Training week -10 begins

12th February 2020

I’m now, theoretically, deep into the VLM training plan but to be honest I haven’t actually followed it at all. I’m using it to make sure that I don’t go too far off track or go too slowly but in reality I am working under the premise that if I gradually increase my weekly mileage, cross train with swimming and yoga and stay injury free I’ll be OK. I think that will be fine.

As the new week started I couldn’t help noticing that sometimes things work in your favour and you really have nowhere to hide. From the start of this process I have doubted myself and my ability to see it through, I have looked at my running history and found no indication that I am capable of running a marathon. I started the training heavier than when I started running eight years ago and slower than when I started, eight years ago. But, in the few months of training I have lost that weight and got back to running (slightly) quicker. Everything is telling me ‘I can do it’ and to just keep going. Take this weekend just gone, Saturday was lovely with clear skies and just a gentle breeze but on Sunday Storm Ciara turned the UK into a swirling, soaked nightmare. Which day had I arranged my only organised event to date? Yes, Saturday. I can’t deny it, the universe is determined to make me do the marathon and there isn’t anything I can do about it.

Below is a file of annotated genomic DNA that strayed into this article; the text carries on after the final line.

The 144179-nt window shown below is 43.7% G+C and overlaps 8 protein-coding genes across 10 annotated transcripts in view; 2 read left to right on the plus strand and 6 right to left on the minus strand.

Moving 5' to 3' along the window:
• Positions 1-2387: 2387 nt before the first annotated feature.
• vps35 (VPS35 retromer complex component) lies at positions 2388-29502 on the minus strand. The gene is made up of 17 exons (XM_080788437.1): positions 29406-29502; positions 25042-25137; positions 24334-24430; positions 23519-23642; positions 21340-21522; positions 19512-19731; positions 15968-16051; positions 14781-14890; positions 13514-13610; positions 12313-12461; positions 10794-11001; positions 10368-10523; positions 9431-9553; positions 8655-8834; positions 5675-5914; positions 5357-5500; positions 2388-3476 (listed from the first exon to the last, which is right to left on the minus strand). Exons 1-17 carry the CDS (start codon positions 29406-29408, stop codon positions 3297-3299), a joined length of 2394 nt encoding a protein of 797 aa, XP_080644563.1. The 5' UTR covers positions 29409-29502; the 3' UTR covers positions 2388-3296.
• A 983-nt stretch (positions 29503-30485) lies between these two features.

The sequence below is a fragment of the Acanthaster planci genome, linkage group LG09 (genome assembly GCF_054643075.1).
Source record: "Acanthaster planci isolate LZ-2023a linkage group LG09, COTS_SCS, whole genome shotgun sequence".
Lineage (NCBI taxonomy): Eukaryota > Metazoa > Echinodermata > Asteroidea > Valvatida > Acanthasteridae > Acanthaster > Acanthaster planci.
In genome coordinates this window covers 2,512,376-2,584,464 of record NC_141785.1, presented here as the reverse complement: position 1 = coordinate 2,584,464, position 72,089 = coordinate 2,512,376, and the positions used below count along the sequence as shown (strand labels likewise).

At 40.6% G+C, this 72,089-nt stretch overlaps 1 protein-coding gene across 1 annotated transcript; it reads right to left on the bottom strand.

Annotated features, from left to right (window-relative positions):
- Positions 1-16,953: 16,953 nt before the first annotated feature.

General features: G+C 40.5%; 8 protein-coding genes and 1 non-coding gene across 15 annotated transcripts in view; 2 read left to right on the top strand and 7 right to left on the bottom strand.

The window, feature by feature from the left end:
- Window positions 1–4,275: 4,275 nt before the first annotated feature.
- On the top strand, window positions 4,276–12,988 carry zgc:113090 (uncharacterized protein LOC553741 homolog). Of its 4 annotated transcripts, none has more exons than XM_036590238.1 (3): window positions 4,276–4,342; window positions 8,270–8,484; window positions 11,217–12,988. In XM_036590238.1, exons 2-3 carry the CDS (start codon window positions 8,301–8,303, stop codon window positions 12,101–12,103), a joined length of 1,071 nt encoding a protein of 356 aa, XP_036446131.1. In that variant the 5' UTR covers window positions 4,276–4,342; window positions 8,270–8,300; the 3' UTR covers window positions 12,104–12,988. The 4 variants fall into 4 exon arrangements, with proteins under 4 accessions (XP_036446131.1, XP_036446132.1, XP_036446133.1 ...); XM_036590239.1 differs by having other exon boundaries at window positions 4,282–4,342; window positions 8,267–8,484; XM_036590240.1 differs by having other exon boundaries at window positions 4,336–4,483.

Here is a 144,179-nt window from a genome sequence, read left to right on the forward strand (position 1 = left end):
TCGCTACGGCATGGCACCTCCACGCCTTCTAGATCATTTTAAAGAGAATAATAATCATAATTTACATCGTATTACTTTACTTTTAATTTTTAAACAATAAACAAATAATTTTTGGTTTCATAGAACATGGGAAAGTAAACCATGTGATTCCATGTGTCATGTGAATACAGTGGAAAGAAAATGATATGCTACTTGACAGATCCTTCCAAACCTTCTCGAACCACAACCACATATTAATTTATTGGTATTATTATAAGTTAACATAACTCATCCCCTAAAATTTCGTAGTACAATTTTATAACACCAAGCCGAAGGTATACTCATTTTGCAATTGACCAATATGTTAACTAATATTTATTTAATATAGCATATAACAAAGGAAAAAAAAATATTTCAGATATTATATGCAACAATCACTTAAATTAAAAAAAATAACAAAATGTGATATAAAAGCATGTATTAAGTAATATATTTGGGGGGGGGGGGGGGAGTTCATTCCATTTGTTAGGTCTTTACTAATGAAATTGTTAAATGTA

OK, just for reference, let’s look at the VLM plan for week 7.

DayVLM Training PlanWhat I did
SundayREST DAY – A solid week in the bank allowing training to settle and routine to continueSpin Class 60 Minutes
Monday40 MINUTES EASY RUNSwimming 1km
TuesdayREST DAYTempo Run 60 Minutes (9km) plus Steady Run 45 minutes (6.5km)
WednesdayRUN 40 MINUTES – 10-minute easy run, (45 sec tempo running, 1 minute 45 sec walk/run) x 8, 10-minute easy runREST DAY
ThursdayREST DAY
FridayREST DAY
SaturdayRUN 1HR 45 MINUTES – (30-minute jog, 5-minute brisk walk) x 3, or distance goal of 8 miles

In my running career I have done two half marathons. The first was an unpleasantly difficult rural hill-fest that took me days to recover from and after which left me with no desire to run so far again.  Last Saturday I ran another, albeit flatter, half and by the time I got home I felt fine. The following morning I did my weekly spin class and while I was on alert for any tiredness or fatigue I managed to hammer out a really good session despite none of my favourite tracks being played. It was as if it hadn’t happened, which is perplexing.